The continuing struggles for land in Africa and the recent and dynamic academic debates about conservation as land grabbing calls for the critical analysis of the complexity besieging land deals that disempower local resource owners in different social-economic and political settings. This paper considers Wildlife Management Areas (WMAs) in Tanzania as a new category of protected areas with potentially continuing effects on rural community land rights. Using an example of uranium mining and hunting concessions in the Mbarang’andu WMA in Namtumbo district, the paper demonstrates how WMAs have served to release village lands for different kinds of private sector investments in both nature-based and extractive industries. Conceptually, the paper draws from the body of literature on idle/waste land and the power relations to demonstrate how the existing legal framework and the relations of power work to the detriment of local land users. Qualitative techniques were the main thrust of data collection both in Dar es Salaam and during the fieldwork in Namtumbo district. The main argument of the paper is that the change of village land into conservation has entailed an irrevocable change of land and other resource tenure. Yet, the use of WMAs and the economic gains from investments in them are not determined by community members, but the relations of power at higher levels – the government ministries, investors (who are often foreign to the community) and local elites. In particular, the circumstances in Mbarang’andu suggest that the mining law lacks complete recognition of WMAs, which pre-empts any possibility for negotiations for community rights to mining investments or the associated social-economic impacts. Instead of empowering local communities, therefore, WMAs may continue to serve the interests of those with the necessary capital and political influence, which engenders new social regimes of power and inequality.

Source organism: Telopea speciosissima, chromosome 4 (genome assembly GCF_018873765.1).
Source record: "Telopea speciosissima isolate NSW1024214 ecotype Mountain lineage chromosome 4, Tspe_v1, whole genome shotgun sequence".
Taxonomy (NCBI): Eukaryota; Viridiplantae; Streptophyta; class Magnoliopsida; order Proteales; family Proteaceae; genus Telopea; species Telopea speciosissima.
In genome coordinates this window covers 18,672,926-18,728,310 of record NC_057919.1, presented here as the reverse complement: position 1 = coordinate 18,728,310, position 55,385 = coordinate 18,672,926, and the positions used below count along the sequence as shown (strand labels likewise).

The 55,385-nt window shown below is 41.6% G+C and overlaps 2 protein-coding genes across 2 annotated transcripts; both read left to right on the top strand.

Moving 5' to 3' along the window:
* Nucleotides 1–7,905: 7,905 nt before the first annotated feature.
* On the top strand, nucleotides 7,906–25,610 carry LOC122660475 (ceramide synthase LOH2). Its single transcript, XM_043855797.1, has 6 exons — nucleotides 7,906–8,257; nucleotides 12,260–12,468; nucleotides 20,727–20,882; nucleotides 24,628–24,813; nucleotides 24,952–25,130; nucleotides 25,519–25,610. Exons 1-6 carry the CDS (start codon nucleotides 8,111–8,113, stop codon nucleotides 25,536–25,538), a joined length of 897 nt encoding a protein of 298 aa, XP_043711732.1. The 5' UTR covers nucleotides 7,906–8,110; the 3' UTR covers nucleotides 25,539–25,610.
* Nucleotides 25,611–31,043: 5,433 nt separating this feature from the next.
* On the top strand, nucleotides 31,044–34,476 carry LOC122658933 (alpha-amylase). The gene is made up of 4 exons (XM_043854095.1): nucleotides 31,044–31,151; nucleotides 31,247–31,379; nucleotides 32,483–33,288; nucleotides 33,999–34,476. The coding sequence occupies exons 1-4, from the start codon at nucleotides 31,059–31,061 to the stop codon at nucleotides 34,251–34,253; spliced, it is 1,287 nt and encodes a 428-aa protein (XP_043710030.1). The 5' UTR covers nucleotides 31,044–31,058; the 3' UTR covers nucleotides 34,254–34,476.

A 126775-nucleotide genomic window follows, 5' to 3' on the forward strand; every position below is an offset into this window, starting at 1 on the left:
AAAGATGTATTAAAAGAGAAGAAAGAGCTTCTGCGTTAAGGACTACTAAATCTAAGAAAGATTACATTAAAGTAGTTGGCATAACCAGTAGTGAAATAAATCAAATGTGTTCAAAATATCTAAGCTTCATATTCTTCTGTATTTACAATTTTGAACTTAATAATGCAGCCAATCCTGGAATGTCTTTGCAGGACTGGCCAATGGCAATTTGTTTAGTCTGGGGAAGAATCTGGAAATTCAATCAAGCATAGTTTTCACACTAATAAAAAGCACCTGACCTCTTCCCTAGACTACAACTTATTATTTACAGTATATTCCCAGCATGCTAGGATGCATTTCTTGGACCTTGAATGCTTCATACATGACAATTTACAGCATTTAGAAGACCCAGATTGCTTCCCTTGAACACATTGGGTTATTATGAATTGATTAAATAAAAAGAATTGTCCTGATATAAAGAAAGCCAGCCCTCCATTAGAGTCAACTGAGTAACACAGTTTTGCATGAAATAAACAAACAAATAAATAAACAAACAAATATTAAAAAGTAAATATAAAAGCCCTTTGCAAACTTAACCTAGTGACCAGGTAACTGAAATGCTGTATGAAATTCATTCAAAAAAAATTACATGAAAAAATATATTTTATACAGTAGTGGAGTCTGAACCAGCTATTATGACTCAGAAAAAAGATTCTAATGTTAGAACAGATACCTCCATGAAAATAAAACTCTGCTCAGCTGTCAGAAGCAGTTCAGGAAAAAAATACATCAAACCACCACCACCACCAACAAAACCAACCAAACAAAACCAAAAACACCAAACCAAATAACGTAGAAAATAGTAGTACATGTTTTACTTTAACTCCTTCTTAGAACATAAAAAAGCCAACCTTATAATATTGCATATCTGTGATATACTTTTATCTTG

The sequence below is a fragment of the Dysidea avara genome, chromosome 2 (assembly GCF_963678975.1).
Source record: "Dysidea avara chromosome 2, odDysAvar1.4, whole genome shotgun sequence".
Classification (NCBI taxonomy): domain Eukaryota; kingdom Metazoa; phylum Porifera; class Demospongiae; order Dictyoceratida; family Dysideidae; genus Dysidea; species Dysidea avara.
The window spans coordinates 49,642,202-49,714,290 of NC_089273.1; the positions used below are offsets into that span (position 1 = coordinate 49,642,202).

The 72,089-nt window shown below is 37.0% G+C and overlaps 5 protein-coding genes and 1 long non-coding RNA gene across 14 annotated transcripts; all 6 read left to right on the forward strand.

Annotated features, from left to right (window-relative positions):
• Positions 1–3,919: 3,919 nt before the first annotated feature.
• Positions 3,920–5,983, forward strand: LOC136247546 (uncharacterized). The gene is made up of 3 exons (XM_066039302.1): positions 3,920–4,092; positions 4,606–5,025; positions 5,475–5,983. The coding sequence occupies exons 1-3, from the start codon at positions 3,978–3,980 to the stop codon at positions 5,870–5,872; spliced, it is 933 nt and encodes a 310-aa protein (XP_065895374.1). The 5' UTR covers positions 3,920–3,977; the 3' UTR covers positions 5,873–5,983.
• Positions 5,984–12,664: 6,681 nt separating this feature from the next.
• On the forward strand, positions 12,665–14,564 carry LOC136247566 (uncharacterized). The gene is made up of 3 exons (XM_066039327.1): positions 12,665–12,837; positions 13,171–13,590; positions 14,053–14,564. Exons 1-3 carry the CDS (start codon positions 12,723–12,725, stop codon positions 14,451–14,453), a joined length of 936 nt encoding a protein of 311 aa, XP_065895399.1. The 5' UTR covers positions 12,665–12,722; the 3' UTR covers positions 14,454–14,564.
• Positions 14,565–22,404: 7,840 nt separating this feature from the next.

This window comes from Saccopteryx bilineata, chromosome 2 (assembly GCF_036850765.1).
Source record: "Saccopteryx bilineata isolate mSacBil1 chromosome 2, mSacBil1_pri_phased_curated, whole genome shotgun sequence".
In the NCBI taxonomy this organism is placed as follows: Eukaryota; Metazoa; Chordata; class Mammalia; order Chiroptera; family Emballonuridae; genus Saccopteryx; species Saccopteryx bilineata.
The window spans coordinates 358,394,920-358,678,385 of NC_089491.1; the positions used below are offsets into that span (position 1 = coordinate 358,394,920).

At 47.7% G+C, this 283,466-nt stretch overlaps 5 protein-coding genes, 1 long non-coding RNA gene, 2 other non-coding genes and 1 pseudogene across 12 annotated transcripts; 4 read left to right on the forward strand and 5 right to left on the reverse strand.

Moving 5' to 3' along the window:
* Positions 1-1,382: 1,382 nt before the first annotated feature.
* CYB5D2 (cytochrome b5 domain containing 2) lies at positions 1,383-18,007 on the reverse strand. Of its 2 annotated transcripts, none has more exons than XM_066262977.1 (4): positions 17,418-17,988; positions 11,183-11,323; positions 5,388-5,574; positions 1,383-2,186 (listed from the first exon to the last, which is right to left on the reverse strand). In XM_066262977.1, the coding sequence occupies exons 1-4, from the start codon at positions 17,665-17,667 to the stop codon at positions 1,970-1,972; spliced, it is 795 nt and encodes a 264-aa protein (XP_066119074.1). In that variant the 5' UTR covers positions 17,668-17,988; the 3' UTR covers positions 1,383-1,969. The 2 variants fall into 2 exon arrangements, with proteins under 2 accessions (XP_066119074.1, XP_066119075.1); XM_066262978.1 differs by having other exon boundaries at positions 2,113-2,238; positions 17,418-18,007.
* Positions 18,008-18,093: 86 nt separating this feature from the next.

Noe, C. LDPI Working Paper 15. Contesting village land: uranium and sport hunting in Mbarang&#8217;andu Wildlife Management Area, Tanzania. The Land Deal Politics Initiative, (2013) 20 pp.
LDPI Working Paper 15. Contesting village land: uranium and sport hunting in Mbarang’andu Wildlife Management Area, Tanzania